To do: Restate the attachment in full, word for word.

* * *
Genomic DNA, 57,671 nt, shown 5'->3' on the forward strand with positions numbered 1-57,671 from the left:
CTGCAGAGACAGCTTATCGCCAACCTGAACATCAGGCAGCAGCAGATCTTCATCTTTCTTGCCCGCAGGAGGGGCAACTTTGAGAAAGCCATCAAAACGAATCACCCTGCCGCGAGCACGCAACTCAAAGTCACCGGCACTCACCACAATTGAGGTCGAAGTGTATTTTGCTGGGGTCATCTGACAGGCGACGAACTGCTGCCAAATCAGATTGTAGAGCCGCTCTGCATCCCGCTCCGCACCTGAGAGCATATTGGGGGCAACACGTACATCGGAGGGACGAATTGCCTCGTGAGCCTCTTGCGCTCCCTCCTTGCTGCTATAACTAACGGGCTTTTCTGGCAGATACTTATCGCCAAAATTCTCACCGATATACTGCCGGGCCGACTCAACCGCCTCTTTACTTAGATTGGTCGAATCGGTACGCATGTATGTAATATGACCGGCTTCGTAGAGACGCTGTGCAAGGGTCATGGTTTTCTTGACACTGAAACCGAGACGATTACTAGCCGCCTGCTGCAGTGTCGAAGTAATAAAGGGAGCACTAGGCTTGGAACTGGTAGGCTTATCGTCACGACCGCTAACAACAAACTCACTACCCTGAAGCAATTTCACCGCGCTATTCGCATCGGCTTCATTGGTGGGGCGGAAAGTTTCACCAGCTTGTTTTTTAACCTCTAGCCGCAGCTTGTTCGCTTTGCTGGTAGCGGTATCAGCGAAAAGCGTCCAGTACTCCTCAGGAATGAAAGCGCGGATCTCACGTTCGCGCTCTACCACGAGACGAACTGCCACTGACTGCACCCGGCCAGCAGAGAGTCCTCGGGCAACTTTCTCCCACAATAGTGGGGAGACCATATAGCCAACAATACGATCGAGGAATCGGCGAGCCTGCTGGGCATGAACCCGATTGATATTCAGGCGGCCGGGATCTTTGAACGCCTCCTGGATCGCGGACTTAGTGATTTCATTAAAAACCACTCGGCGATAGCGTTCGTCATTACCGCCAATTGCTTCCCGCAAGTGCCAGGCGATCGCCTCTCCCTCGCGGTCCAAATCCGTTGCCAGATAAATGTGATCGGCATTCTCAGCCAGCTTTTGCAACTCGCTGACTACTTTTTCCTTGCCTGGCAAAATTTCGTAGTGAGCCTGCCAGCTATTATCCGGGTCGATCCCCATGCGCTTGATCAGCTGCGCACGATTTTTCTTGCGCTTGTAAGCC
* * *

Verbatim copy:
Genomic DNA, 57,671 nt, shown 5'->3' on the forward strand with positions numbered 1-57,671 from the left:
CTGCAGAGACAGCTTATCGCCAACCTGAACATCAGGCAGCAGCAGATCTTCATCTTTCTTGCCCGCAGGAGGGGCAACTTTGAGAAAGCCATCAAAACGAATCACCCTGCCGCGAGCACGCAACTCAAAGTCACCGGCACTCACCACAATTGAGGTCGAAGTGTATTTTGCTGGGGTCATCTGACAGGCGACGAACTGCTGCCAAATCAGATTGTAGAGCCGCTCTGCATCCCGCTCCGCACCTGAGAGCATATTGGGGGCAACACGTACATCGGAGGGACGAATTGCCTCGTGAGCCTCTTGCGCTCCCTCCTTGCTGCTATAACTAACGGGCTTTTCTGGCAGATACTTATCGCCAAAATTCTCACCGATATACTGCCGGGCCGACTCAACCGCCTCTTTACTTAGATTGGTCGAATCGGTACGCATGTATGTAATATGACCGGCTTCGTAGAGACGCTGTGCAAGGGTCATGGTTTTCTTGACACTGAAACCGAGACGATTACTAGCCGCCTGCTGCAGTGTCGAAGTAATAAAGGGAGCACTAGGCTTGGAACTGGTAGGCTTATCGTCACGACCGCTAACAACAAACTCACTACCCTGAAGCAATTTCACCGCGCTATTCGCATCGGCTTCATTGGTGGGGCGGAAAGTTTCACCAGCTTGTTTTTTAACCTCTAGCCGCAGCTTGTTCGCTTTGCTGGTAGCGGTATCAGCGAAAAGCGTCCAGTACTCCTCAGGAATGAAAGCGCGGATCTCACGTTCGCGCTCTACCACGAGACGAACTGCCACTGACTGCACCCGGCCAGCAGAGAGTCCTCGGGCAACTTTCTCCCACAATAGTGGGGAGACCATATAGCCAACAATACGATCGAGGAATCGGCGAGCCTGCTGGGCATGAACCCGATTGATATTCAGGCGGCCGGGATCTTTGAACGCCTCCTGGATCGCGGACTTAGTGATTTCATTAAAAACCACTCGGCGATAGCGTTCGTCATTACCGCCAATTGCTTCCCGCAAGTGCCAGGCGATCGCCTCTCCCTCGCGGTCCAAATCCGTTGCCAGATAAATGTGATCGGCATTCTCAGCCAGCTTTTGCAACTCGCTGACTACTTTTTCCTTGCCTGGCAAAATTTCGTAGTGAGCCTGCCAGCTATTATCCGGGTCGATCCCCATGCGCTTGATCAGCTGCGCACGATTTTTCTTGCGCTTGTAAGCC